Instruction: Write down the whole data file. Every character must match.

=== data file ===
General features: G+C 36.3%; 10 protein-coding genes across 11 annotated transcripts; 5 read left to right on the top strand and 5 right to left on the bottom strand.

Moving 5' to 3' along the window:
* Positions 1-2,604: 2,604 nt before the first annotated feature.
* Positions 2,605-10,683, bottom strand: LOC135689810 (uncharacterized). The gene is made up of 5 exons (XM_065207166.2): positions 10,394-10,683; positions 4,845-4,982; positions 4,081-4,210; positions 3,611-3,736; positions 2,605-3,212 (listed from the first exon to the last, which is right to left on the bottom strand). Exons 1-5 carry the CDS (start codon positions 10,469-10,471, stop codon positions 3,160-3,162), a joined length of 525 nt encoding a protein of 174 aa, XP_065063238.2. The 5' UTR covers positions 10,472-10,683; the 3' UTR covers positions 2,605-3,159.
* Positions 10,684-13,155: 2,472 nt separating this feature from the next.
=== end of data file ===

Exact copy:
General features: G+C 36.3%; 10 protein-coding genes across 11 annotated transcripts; 5 read left to right on the top strand and 5 right to left on the bottom strand.

Moving 5' to 3' along the window:
* Positions 1-2,604: 2,604 nt before the first annotated feature.
* Positions 2,605-10,683, bottom strand: LOC135689810 (uncharacterized). The gene is made up of 5 exons (XM_065207166.2): positions 10,394-10,683; positions 4,845-4,982; positions 4,081-4,210; positions 3,611-3,736; positions 2,605-3,212 (listed from the first exon to the last, which is right to left on the bottom strand). Exons 1-5 carry the CDS (start codon positions 10,469-10,471, stop codon positions 3,160-3,162), a joined length of 525 nt encoding a protein of 174 aa, XP_065063238.2. The 5' UTR covers positions 10,472-10,683; the 3' UTR covers positions 2,605-3,159.
* Positions 10,684-13,155: 2,472 nt separating this feature from the next.